Rhizoctonia root rot is a common cause of plant failure during wet summer weather where soil is poorly drained. This plant-disease association is a common risk in community gardens using grassed surfaces as footpaths. Get rid of it.
Lawn grasses are generally laid as turf. But ground covers are usually grown in cells or tubes for planting individually. Cells may be planted through holes cut into a weed mat, a landscaping fabric designed to allow air and water to percolate through. Weed mats are often biodegradable tarpaulins, commonly sold as ‘mulch mats’.
In gardening jargon, however, the term groundcover refers to a wide range of plants that are used in place of weeds. Some which have been used historically, such as Singapore Daisy, have proven to be invasive and as bad as weeds. This weed was spread around Queensland by Queensland Rail. The irony of this weed is that QR used it to reduce soil erosion along embankments, but research has proven it accelerates erosion.
Ground cover types:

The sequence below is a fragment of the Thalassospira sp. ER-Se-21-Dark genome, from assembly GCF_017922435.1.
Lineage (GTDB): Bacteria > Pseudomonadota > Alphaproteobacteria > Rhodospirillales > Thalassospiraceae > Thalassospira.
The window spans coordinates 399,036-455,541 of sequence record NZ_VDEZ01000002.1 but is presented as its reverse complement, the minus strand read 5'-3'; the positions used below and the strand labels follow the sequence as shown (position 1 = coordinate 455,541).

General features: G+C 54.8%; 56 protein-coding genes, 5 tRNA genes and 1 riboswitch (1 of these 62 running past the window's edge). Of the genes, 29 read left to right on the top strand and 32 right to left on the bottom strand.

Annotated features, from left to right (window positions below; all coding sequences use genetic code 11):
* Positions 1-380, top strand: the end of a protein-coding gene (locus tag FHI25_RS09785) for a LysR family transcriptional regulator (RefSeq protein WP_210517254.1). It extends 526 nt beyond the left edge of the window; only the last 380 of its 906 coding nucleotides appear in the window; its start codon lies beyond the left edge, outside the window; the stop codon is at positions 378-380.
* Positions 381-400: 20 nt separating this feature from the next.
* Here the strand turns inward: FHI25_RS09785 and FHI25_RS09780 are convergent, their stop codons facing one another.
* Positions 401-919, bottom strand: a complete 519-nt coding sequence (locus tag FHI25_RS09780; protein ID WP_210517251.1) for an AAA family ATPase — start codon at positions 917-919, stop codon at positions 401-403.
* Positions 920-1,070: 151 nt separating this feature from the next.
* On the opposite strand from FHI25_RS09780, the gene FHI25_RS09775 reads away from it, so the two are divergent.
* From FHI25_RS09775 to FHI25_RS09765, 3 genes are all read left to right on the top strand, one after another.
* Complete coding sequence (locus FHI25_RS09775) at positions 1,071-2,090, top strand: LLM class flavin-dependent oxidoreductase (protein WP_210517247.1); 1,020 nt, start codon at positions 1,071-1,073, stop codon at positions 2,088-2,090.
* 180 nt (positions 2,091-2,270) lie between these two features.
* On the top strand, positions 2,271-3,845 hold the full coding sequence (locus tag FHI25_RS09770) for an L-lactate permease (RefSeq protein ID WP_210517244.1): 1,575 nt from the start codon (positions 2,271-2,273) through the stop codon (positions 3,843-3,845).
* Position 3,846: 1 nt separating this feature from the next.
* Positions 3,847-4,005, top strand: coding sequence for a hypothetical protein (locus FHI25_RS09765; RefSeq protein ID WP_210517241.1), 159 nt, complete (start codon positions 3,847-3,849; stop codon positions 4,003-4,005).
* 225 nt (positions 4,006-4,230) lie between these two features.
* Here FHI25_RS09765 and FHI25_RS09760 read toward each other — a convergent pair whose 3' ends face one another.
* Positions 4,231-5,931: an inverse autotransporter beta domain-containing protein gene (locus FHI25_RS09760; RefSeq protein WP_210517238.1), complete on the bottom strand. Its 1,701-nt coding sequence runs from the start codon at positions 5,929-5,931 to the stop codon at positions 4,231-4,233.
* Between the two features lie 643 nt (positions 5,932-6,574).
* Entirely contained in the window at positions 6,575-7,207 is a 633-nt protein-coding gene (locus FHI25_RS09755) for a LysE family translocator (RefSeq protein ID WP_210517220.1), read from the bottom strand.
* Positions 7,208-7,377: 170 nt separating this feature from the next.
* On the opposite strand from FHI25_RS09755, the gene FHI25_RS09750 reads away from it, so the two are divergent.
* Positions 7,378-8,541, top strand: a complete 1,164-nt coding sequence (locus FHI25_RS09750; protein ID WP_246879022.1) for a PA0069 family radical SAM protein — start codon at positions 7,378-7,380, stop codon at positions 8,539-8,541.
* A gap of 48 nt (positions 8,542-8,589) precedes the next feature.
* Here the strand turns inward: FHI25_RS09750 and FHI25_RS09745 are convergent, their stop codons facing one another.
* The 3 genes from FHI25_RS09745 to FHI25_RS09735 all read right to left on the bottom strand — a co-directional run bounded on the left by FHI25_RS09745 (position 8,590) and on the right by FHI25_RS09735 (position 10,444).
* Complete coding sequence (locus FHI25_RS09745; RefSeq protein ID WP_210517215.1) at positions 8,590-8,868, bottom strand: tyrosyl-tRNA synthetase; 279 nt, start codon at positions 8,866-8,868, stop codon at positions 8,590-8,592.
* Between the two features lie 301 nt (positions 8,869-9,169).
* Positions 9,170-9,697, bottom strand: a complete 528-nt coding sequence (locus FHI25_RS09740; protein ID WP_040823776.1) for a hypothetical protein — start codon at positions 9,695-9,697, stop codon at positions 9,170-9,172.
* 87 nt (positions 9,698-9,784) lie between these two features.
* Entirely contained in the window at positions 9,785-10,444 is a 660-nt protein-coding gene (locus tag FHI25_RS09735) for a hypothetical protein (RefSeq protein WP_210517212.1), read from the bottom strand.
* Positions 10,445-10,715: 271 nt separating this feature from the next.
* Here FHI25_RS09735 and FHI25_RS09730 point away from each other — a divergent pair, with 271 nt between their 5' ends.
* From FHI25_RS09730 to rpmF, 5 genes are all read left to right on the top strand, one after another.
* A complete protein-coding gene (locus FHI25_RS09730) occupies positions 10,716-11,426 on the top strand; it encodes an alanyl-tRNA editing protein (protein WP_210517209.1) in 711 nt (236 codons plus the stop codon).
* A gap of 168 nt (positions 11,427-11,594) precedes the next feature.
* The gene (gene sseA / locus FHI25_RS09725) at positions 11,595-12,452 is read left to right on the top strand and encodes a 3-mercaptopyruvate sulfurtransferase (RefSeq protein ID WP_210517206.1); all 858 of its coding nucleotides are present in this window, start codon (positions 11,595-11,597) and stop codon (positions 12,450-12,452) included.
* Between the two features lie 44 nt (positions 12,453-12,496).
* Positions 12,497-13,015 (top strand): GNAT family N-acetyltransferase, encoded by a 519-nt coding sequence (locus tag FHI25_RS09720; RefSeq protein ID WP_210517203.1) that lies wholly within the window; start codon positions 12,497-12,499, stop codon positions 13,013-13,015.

Vines, which are woody plants with slender, spreading stems, often pegged down. Not ideal for nature strips but possible to employ Wonga Wonga vine, Pandorea pandorana between the fenceline and the footpath;
Herbaceous perennials, including low-growing ornamental bulbs, like storm lily (Zephyranthes spp.), Hemerocallis littoralis, Kaempferia, comfrey, iris, daylily, hippeastrum, geranium and gazania.
Dwarf lilyturf (Liriope muscari), Dwarf Mondo grass (Ophiopogon planiscapus), Moses-in-a-cradle (Tradescantia spathacea) and Society Garlic (Tulbaghia violacea), are signature kerbside plantings of Brisbane City Council. Society garlic have edible flowers and leaves add flavour to meals. BCC plant the tall Tulbaghia ‘John May’s Special’ which is a brilliant choice. I’ll wager few people know Moses-in-a-cradle has medicinal uses. Wear gloves when handing it and avoid getting too much sap on your hands, in your eyes or mouth. Fresh juice may cause a rash to people and pets – dogs especially.
Shrubs of low-growing, spreading species, including dwarf rosemary ‘Bennenden Blue‘, dwarf powderpuff, Calliandra haematocephala ‘Prostrata’. The latter is another excellent plant which Brisbane City Council has successfully trialled and should be more widely grown.